Whoops- long synopsis. Sorry! Anyway, this book is pretty darn powerful. It is a futuristic novel, and it definitely makes you think about where we're heading. The environment is completely destroyed; the supply of oil has dwindled down to a minimum, and the economy is so unbalanced that the credits used in the OASIS have more importance than actual money. Before I continue telling you how messed up the world is, let's just breeze through the OASIS.

The OASIS stands for the Ontologically Anthropocentric Sensory Immersive Simulation. It's a mouthful, I know, but it essentially a simulator that allows you to immerse yourself in a virtual world where your senses still function. And the OASIS is where the world spends literally every last drop of its freetime. On the train going to work? Log on to the OASIS. Sitting down to eat at a restaurant? To the OASIS. Running early? Quickly jump on to the OASIS. Most students attend school on the OASIS, and many people work from home via the OASIS. I'm sure you can see some up sides to this- but the world has actually chosen to ignore all their problems by immersing themselves in a virtual world. They are choosing to ignore reality.

Ok but where does James Halliday fall into all of this? He's simply the creator of the OASIS. Yes, it is by his hands this monster was created. I'm sure you can guess how much money he's attained through this, as well. To put it simply, he's a multibillionaire. And then one day, James Halliday died. Oddly enough, he didn't leave his fortune to anyone. Not a single soul. Instead he launched a wild hunt for the egg that represented his billions of money, as well as control of the OASIS itself. So our main character, Wade, has dedicated his life to becoming a gunter. (A.K.A a person who hunts for the egg.)

But what did I think of this masterpiece of a novel? It was brilliant! I loved it! It really, truly touches on some important topics. And does show you how people are starting to think- how we're often turning to a world trapped in a device rather than the real one we have. How ignoring our problems never actually makes them go away- it just makes them less of a bothersome.

But not only are the deeper subjects beautifully incorporated- it was a good story! I was drawn in from the start, and after that I was never bored. There were so many unexpected twists and turns. It was just such a captivating, powerful story.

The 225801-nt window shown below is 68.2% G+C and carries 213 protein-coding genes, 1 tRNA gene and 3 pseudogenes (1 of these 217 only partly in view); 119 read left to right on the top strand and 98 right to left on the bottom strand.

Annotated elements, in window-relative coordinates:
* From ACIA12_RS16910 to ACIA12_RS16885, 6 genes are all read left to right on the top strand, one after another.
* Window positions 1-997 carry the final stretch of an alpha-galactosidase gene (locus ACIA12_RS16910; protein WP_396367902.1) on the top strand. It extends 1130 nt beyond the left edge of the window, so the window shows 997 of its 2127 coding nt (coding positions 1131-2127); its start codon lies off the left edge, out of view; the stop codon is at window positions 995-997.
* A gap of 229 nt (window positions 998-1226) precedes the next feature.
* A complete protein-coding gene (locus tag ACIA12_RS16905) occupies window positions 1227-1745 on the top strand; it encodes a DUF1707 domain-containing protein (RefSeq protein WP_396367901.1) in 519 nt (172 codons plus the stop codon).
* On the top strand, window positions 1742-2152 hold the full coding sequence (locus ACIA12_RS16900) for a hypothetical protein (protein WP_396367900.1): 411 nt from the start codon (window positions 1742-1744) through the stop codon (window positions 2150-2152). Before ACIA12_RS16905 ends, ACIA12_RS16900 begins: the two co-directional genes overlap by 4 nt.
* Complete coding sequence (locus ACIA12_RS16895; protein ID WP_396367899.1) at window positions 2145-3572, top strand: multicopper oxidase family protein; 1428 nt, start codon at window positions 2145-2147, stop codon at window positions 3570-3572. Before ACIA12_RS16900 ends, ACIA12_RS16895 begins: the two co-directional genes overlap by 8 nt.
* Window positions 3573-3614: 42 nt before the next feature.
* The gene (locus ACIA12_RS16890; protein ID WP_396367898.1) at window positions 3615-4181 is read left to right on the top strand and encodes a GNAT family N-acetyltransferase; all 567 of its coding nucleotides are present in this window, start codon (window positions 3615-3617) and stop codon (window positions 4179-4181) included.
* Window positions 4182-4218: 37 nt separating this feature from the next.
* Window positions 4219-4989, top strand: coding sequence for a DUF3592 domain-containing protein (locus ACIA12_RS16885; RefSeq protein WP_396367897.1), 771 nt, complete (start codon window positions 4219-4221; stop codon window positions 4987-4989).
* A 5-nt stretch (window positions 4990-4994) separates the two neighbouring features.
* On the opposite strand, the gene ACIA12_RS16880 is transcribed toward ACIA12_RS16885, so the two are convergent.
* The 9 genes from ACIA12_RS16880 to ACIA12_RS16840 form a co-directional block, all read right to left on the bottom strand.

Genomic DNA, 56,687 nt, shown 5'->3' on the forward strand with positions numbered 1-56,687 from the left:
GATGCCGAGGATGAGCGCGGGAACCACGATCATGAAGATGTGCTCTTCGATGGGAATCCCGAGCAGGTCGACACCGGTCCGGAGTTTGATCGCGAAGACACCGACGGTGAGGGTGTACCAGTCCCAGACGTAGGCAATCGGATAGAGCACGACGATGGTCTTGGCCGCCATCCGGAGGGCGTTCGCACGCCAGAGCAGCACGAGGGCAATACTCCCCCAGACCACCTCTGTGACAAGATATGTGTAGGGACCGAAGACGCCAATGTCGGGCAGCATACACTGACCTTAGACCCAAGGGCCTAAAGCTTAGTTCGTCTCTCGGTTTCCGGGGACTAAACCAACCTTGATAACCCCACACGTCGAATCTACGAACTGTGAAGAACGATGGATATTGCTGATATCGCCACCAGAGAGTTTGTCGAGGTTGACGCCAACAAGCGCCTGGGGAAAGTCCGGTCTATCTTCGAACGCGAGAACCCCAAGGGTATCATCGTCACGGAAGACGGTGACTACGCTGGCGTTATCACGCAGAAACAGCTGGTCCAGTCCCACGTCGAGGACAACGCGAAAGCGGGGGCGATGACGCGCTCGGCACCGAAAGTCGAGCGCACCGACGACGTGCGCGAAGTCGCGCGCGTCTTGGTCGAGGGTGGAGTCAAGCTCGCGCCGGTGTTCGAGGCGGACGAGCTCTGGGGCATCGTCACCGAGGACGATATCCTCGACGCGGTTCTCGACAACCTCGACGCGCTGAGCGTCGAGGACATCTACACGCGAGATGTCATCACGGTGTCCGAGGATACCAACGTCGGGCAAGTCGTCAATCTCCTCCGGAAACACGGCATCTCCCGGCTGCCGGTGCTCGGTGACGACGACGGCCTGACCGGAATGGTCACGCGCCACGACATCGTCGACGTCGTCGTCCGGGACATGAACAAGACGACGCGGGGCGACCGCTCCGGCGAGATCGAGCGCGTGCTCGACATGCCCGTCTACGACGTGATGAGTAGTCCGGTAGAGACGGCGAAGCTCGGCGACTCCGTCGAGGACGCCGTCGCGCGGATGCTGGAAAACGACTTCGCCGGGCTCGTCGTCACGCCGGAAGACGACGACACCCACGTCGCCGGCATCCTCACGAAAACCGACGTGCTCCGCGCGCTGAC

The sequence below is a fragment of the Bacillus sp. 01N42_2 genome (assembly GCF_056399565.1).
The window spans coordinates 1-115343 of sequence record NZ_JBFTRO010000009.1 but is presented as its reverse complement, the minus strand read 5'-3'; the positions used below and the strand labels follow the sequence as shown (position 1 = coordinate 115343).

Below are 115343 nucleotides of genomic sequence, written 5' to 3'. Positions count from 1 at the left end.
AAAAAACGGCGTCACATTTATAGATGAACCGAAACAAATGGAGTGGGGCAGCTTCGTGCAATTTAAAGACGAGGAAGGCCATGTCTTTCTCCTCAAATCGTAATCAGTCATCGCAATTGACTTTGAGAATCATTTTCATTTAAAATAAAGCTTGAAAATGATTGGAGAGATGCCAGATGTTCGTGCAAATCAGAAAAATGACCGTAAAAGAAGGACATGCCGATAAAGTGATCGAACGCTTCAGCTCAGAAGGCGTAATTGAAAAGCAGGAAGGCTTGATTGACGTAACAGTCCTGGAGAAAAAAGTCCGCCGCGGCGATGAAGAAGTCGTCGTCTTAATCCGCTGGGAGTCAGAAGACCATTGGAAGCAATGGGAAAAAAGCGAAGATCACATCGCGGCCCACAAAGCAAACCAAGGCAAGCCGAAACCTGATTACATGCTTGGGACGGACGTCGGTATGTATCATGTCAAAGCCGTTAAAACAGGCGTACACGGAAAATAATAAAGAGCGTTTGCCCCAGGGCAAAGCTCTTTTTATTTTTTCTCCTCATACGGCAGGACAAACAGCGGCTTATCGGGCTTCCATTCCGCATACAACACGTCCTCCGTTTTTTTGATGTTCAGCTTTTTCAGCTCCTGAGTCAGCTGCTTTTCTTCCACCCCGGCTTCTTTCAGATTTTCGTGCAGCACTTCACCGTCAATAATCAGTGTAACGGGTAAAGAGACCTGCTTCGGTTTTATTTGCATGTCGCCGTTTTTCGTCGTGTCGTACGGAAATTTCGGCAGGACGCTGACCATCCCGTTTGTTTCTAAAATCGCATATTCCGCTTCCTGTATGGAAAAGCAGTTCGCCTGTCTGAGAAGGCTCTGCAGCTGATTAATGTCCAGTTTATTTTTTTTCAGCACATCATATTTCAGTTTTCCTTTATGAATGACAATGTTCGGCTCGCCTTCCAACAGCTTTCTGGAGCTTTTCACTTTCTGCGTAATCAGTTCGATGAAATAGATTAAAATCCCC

So really, if you haven't already read Ready Player One, add it to the TBR pile. Because you won't be disappointed.

Sunday, April 17, 2016

Eye Catching Book Covers

Earlier this year, I made a post about all my least favorite book covers. (You can see that post here.) But today, we are talking all about those beautiful covers!

I personally find that minimalistic book covers catch my attention more so than books with a lot going on. However, I like illustrated covers more than actual photographs. What do you think makes for a good cover?

Thursday, April 14, 2016

The Swap

Title: The Swap
Author: Megan Shull
Genre: Fiction
Pages: 382
Rating: 4 Stars
Purchase this book:
AmazonBarnes & Noble • Book Depository

Ellie had her life figured out until middle school started, and suddenly her best friend dumped her for the new girl.

Jack's life has been tough ever since his mother died, and his father's heart hardened into ice.

When the two run into each other under unfortunate circumstances, they end up switching bodies- and lives- taking on one another. But will this switch help the two
improve their lives, or will they ruin each other?

This book, no doubt, is quite funny. Watching two middle schoolers switch bodies is bound to be. However, I still found that I had a few problems with this book.

For starters, I don't think it was all that realistic. I don't really think that the way Jack and his friends act throughout the book accurately represents the way eighth grade boys act. And Ellie's "best friend" Sassy? Well, nobody would actually look up to Sassy if she's mean like that, that's just not the way it works. (I actually find this a lot in books or media, where the popular girl is portrayed as mean and bratty when that's just not how it is in real life- or at least that wouldn't be the reason people respect her.)

I also disliked the way the book demoralized women. Throwing around jokes like, "don't be such a girl", or "if I were a girl, I'd be crying right now, but I'm not" is so insensitive and flat out offensive. That's so incredibly annoying to read. I get that that's a bit of a stereotype currently- that girls are weak- but The Swap is written by a woman, and I personally think she'd turned those types of comments down to a minimum. Instead, it's a prevalent guideline by which Jack and his friends live their lives.